The Qatar Leadership Conference provides people from all walks of life an opportunity for quantitative growth. I arrived at QLC this year as a presenter, a youth leader, a student, and an excited member of Arab society. The conference brought out the best in these four identities. As a presenter, I was given a platform to express my ideas and share with like-minded and ambitious people my experiences in beginning a charity and working towards the goal of sustainability and humanity. I had the chance to open a dialogue between me and Qatari teenagers, a religious scholar, a US Peace Corps representative, and teachers from around the world, in order to elevate the potential of our ideas and make plans to deliver on them. As a youth leader, I was exposed to students who were younger than me, but had similar aspirations as I did at that age, and give them advice on how to approach seemingly unrealistic goals, all the while getting insight on the experiences of other ambitious, driven youth from as far as Taiwan and Malaysia. As a student, I learned from accomplished and engaging presenters a myriad of issues that have global importance while still relating to my life. As a member of Arab society, I was immensely and indescribably proud. However, another student at your own school may tailor their experience at QLC, so they are also learning in the same hands-on way that I did, but about how to flawlessly chair your first council, react in a crisis situation, or lead a Model United Nations conference with an emphasis on collaboration and shared growth. A teacher chaperoning this student is able to attend a Best Delegate Directors’ Workshop on MUN knowledge, debating skills, and organisation. I challenge any participant of the Qatar Leadership Conference to tell me one experience that they benefit from.

As a fourteen-year-old, coming to this conference ignited a sense of initiative in me that has not wavered since then. I believe that this is due to my exposure to the powerful, driven, young people that this conference celebrates. I had access to interesting and relevant presenters that promoted ambition and hard work in a way that was integral to my school life later on. These positive role models were relatable in a way that celebrities aren’t, where they have started in the same place as you, have grown up and made a name for themselves. I keep people like Salam Kaedan, Olaoluwa Abagun, Oliver Percovich, Khalid Al Ameri, and Ibrahim Kazzaz in mind when I feel overwhelmed and unmotivated by schoolwork. The examples that QLC presenters offer young students are exceptional and inspiring. They have personally touched my life in a way that cannot be replicated in a classroom, but is so integral to that particular environment. To be able to listen, meet, and converse with determined young people has been an invaluable contribution to my attitude towards school and work.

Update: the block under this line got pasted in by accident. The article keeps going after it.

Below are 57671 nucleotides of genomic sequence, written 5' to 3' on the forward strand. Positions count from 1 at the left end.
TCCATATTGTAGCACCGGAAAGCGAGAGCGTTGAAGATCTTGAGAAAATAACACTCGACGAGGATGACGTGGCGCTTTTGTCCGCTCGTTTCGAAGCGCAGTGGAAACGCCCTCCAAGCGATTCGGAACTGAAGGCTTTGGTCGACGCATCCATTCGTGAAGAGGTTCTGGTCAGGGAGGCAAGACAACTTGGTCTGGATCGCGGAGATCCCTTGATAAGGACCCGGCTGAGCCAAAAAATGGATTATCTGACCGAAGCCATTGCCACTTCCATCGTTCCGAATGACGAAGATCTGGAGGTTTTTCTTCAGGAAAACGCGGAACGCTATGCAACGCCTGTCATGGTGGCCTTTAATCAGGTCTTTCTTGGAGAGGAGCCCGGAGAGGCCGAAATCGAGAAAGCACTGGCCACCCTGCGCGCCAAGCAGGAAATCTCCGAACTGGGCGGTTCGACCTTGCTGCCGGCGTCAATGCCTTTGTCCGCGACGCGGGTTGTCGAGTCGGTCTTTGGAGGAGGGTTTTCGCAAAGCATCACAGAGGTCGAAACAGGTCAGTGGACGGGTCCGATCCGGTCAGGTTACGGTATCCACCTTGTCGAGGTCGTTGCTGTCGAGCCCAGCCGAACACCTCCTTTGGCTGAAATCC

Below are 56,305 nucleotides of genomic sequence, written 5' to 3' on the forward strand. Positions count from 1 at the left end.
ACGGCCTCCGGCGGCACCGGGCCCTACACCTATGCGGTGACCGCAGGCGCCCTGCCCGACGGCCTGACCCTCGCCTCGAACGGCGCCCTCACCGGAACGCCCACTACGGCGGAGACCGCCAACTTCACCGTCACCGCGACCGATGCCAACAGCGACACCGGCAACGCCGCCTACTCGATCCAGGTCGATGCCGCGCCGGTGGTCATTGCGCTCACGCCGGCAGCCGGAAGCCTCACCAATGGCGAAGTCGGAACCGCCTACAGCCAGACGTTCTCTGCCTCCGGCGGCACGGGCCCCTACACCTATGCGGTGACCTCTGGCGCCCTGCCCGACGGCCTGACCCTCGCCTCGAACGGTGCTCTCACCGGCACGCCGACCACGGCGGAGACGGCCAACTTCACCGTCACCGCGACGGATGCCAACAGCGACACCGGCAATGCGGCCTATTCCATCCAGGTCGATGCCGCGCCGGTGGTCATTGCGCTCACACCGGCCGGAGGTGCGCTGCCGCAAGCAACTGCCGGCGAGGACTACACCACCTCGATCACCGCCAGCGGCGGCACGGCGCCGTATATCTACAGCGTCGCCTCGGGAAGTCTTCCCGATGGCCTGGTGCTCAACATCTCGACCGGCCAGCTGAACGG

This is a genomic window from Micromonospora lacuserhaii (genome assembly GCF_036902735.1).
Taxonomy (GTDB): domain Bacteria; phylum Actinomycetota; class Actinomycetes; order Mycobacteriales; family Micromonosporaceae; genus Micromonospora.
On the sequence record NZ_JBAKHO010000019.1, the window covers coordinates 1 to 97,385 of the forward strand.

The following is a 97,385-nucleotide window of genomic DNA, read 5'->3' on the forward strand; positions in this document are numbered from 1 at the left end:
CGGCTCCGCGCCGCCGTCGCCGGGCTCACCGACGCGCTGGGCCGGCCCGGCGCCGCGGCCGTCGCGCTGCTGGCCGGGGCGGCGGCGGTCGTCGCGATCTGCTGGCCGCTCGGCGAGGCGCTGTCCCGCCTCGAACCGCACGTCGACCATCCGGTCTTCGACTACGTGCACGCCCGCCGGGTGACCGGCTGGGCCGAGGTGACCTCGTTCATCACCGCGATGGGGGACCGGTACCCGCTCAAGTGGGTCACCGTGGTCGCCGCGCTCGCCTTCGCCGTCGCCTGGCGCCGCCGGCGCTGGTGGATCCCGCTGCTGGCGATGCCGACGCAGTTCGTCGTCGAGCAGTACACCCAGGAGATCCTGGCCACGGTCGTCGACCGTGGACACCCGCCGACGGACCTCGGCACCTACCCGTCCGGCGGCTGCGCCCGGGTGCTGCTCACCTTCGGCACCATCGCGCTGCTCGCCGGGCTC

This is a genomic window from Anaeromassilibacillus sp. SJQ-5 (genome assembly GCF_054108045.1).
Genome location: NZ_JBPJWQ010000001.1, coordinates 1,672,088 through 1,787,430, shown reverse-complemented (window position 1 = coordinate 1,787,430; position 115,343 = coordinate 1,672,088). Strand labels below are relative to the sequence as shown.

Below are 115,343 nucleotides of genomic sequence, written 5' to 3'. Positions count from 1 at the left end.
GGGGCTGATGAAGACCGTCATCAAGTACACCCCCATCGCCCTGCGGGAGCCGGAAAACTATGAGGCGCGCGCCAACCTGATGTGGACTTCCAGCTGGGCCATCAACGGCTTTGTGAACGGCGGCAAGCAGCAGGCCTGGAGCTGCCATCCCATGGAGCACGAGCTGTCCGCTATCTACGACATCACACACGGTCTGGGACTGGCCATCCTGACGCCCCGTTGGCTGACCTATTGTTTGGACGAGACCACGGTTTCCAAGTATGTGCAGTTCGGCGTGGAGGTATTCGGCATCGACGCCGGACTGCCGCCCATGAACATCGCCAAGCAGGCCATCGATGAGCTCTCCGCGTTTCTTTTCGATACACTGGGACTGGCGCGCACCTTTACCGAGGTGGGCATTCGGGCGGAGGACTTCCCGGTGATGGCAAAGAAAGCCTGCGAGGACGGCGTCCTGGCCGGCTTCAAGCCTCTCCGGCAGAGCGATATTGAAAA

Walking into the Qatar Leadership Conference year after year only to be more excited, engaged, and roused every time is a strange experience. Although I am already a very diligent person, the level of motivation I feel after leaving these conferences surprises me. I return to school wishing that I had my friends with me learning about global conflicts and solutions, and my teachers to gush to about keynote speakers and presenters. The fuel the QLC can give its participants is incredibly rewarding and should be shared among peers and educators. We in the Gulf are lucky to have this conference pop up on our doorstep every year and schools have the opportunity to take full advantage of the resources it presents. From one seasoned QLC participant- and now presenter- to the next generation: urge your school to join, the gravity of the lessons you learn and the significance of its purpose will surprise you, then thrill you.

From QLC 13′ to QLC 16′

By Salam Kedan

QLC 16 has been a very special conference for me! Ever since attending QLC 2013, my first time in Doha, it was a life changing experience and the path to a great journey ahead. In QLC 2013, being a fresh graduate from High School about to start university, I presented about my life growing up as a Muslim Arab in a Jewish country – Israel. I shared my story, the things that I personally went through growing up and the nationality politics of the conflict, how it affected me living in the country, traveling as well as introducing myself in other countries especially to fellow Arabs or Muslims.